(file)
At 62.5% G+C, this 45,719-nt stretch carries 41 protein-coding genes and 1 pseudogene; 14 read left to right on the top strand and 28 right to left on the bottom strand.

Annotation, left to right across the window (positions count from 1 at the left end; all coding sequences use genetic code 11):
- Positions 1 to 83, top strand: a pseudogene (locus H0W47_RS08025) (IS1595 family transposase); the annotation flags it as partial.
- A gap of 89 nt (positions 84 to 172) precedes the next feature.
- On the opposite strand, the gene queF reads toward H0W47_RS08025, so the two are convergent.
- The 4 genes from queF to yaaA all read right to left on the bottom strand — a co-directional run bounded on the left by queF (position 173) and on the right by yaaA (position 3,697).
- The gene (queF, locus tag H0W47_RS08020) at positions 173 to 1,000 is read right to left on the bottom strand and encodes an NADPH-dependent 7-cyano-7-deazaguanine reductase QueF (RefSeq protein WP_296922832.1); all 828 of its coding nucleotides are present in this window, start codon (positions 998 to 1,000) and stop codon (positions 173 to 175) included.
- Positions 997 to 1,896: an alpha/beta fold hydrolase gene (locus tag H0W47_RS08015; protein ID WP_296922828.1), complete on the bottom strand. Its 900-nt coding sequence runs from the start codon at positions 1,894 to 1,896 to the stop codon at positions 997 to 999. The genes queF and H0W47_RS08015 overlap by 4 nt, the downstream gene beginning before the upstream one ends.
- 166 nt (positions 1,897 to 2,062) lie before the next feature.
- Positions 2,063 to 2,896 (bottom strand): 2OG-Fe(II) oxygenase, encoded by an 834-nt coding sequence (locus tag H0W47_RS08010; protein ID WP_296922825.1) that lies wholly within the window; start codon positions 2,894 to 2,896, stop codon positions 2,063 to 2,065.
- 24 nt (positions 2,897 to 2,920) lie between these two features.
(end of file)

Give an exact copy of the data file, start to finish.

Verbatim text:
At 62.5% G+C, this 45,719-nt stretch carries 41 protein-coding genes and 1 pseudogene; 14 read left to right on the top strand and 28 right to left on the bottom strand.

Annotation, left to right across the window (positions count from 1 at the left end; all coding sequences use genetic code 11):
- Positions 1 to 83, top strand: a pseudogene (locus H0W47_RS08025) (IS1595 family transposase); the annotation flags it as partial.
- A gap of 89 nt (positions 84 to 172) precedes the next feature.
- On the opposite strand, the gene queF reads toward H0W47_RS08025, so the two are convergent.
- The 4 genes from queF to yaaA all read right to left on the bottom strand — a co-directional run bounded on the left by queF (position 173) and on the right by yaaA (position 3,697).
- The gene (queF, locus tag H0W47_RS08020) at positions 173 to 1,000 is read right to left on the bottom strand and encodes an NADPH-dependent 7-cyano-7-deazaguanine reductase QueF (RefSeq protein WP_296922832.1); all 828 of its coding nucleotides are present in this window, start codon (positions 998 to 1,000) and stop codon (positions 173 to 175) included.
- Positions 997 to 1,896: an alpha/beta fold hydrolase gene (locus tag H0W47_RS08015; protein ID WP_296922828.1), complete on the bottom strand. Its 900-nt coding sequence runs from the start codon at positions 1,894 to 1,896 to the stop codon at positions 997 to 999. The genes queF and H0W47_RS08015 overlap by 4 nt, the downstream gene beginning before the upstream one ends.
- 166 nt (positions 1,897 to 2,062) lie before the next feature.
- Positions 2,063 to 2,896 (bottom strand): 2OG-Fe(II) oxygenase, encoded by an 834-nt coding sequence (locus tag H0W47_RS08010; protein ID WP_296922825.1) that lies wholly within the window; start codon positions 2,894 to 2,896, stop codon positions 2,063 to 2,065.
- 24 nt (positions 2,897 to 2,920) lie between these two features.